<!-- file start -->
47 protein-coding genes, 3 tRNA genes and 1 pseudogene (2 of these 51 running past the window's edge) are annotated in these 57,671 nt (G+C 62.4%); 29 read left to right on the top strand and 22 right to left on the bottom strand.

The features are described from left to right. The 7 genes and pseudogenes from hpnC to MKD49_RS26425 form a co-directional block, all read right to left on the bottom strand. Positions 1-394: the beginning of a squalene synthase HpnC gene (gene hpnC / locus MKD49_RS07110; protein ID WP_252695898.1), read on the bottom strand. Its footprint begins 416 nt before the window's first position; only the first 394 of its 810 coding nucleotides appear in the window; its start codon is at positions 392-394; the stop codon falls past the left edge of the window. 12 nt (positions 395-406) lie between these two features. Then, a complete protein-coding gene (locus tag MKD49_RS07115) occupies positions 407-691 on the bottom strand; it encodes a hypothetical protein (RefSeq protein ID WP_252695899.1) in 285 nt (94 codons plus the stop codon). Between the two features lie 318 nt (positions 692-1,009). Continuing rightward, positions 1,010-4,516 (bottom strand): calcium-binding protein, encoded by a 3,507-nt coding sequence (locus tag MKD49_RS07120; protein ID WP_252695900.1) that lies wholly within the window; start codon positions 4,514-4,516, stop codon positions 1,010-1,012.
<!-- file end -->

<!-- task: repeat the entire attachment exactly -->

47 protein-coding genes, 3 tRNA genes and 1 pseudogene (2 of these 51 running past the window's edge) are annotated in these 57,671 nt (G+C 62.4%); 29 read left to right on the top strand and 22 right to left on the bottom strand.

The features are described from left to right. The 7 genes and pseudogenes from hpnC to MKD49_RS26425 form a co-directional block, all read right to left on the bottom strand. Positions 1-394: the beginning of a squalene synthase HpnC gene (gene hpnC / locus MKD49_RS07110; protein ID WP_252695898.1), read on the bottom strand. Its footprint begins 416 nt before the window's first position; only the first 394 of its 810 coding nucleotides appear in the window; its start codon is at positions 392-394; the stop codon falls past the left edge of the window. 12 nt (positions 395-406) lie between these two features. Then, a complete protein-coding gene (locus tag MKD49_RS07115) occupies positions 407-691 on the bottom strand; it encodes a hypothetical protein (RefSeq protein ID WP_252695899.1) in 285 nt (94 codons plus the stop codon). Between the two features lie 318 nt (positions 692-1,009). Continuing rightward, positions 1,010-4,516 (bottom strand): calcium-binding protein, encoded by a 3,507-nt coding sequence (locus tag MKD49_RS07120; protein ID WP_252695900.1) that lies wholly within the window; start codon positions 4,514-4,516, stop codon positions 1,010-1,012.